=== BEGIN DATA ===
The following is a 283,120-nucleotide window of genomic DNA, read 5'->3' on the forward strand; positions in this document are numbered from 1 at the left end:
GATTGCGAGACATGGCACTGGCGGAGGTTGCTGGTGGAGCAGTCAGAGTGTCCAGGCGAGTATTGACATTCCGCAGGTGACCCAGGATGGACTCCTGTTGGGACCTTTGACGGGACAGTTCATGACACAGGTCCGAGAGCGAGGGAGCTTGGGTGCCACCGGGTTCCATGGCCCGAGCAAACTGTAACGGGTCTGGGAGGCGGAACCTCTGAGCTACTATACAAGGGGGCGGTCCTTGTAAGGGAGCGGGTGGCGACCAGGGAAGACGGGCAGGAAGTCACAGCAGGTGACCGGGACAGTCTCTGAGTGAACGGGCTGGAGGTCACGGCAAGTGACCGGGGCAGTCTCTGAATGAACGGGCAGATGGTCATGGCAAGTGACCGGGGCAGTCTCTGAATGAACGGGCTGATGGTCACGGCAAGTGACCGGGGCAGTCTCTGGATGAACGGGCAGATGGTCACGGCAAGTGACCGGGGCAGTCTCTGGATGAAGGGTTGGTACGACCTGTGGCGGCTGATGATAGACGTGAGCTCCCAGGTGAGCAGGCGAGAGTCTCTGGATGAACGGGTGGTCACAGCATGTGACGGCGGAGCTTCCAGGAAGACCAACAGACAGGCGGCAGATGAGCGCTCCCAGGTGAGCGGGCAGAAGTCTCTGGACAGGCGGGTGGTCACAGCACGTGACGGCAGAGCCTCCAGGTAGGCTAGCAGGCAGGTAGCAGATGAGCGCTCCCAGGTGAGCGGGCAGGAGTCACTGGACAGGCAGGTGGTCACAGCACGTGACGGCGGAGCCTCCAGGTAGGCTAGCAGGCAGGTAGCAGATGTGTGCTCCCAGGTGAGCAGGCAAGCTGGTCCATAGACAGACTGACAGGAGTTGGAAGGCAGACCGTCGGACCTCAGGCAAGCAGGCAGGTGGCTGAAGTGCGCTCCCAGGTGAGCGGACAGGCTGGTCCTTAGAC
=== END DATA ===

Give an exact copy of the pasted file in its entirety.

The following is a 283,120-nucleotide window of genomic DNA, read 5'->3' on the forward strand; positions in this document are numbered from 1 at the left end:
GATTGCGAGACATGGCACTGGCGGAGGTTGCTGGTGGAGCAGTCAGAGTGTCCAGGCGAGTATTGACATTCCGCAGGTGACCCAGGATGGACTCCTGTTGGGACCTTTGACGGGACAGTTCATGACACAGGTCCGAGAGCGAGGGAGCTTGGGTGCCACCGGGTTCCATGGCCCGAGCAAACTGTAACGGGTCTGGGAGGCGGAACCTCTGAGCTACTATACAAGGGGGCGGTCCTTGTAAGGGAGCGGGTGGCGACCAGGGAAGACGGGCAGGAAGTCACAGCAGGTGACCGGGACAGTCTCTGAGTGAACGGGCTGGAGGTCACGGCAAGTGACCGGGGCAGTCTCTGAATGAACGGGCAGATGGTCATGGCAAGTGACCGGGGCAGTCTCTGAATGAACGGGCTGATGGTCACGGCAAGTGACCGGGGCAGTCTCTGGATGAACGGGCAGATGGTCACGGCAAGTGACCGGGGCAGTCTCTGGATGAAGGGTTGGTACGACCTGTGGCGGCTGATGATAGACGTGAGCTCCCAGGTGAGCAGGCGAGAGTCTCTGGATGAACGGGTGGTCACAGCATGTGACGGCGGAGCTTCCAGGAAGACCAACAGACAGGCGGCAGATGAGCGCTCCCAGGTGAGCGGGCAGAAGTCTCTGGACAGGCGGGTGGTCACAGCACGTGACGGCAGAGCCTCCAGGTAGGCTAGCAGGCAGGTAGCAGATGAGCGCTCCCAGGTGAGCGGGCAGGAGTCACTGGACAGGCAGGTGGTCACAGCACGTGACGGCGGAGCCTCCAGGTAGGCTAGCAGGCAGGTAGCAGATGTGTGCTCCCAGGTGAGCAGGCAAGCTGGTCCATAGACAGACTGACAGGAGTTGGAAGGCAGACCGTCGGACCTCAGGCAAGCAGGCAGGTGGCTGAAGTGCGCTCCCAGGTGAGCGGACAGGCTGGTCCTTAGAC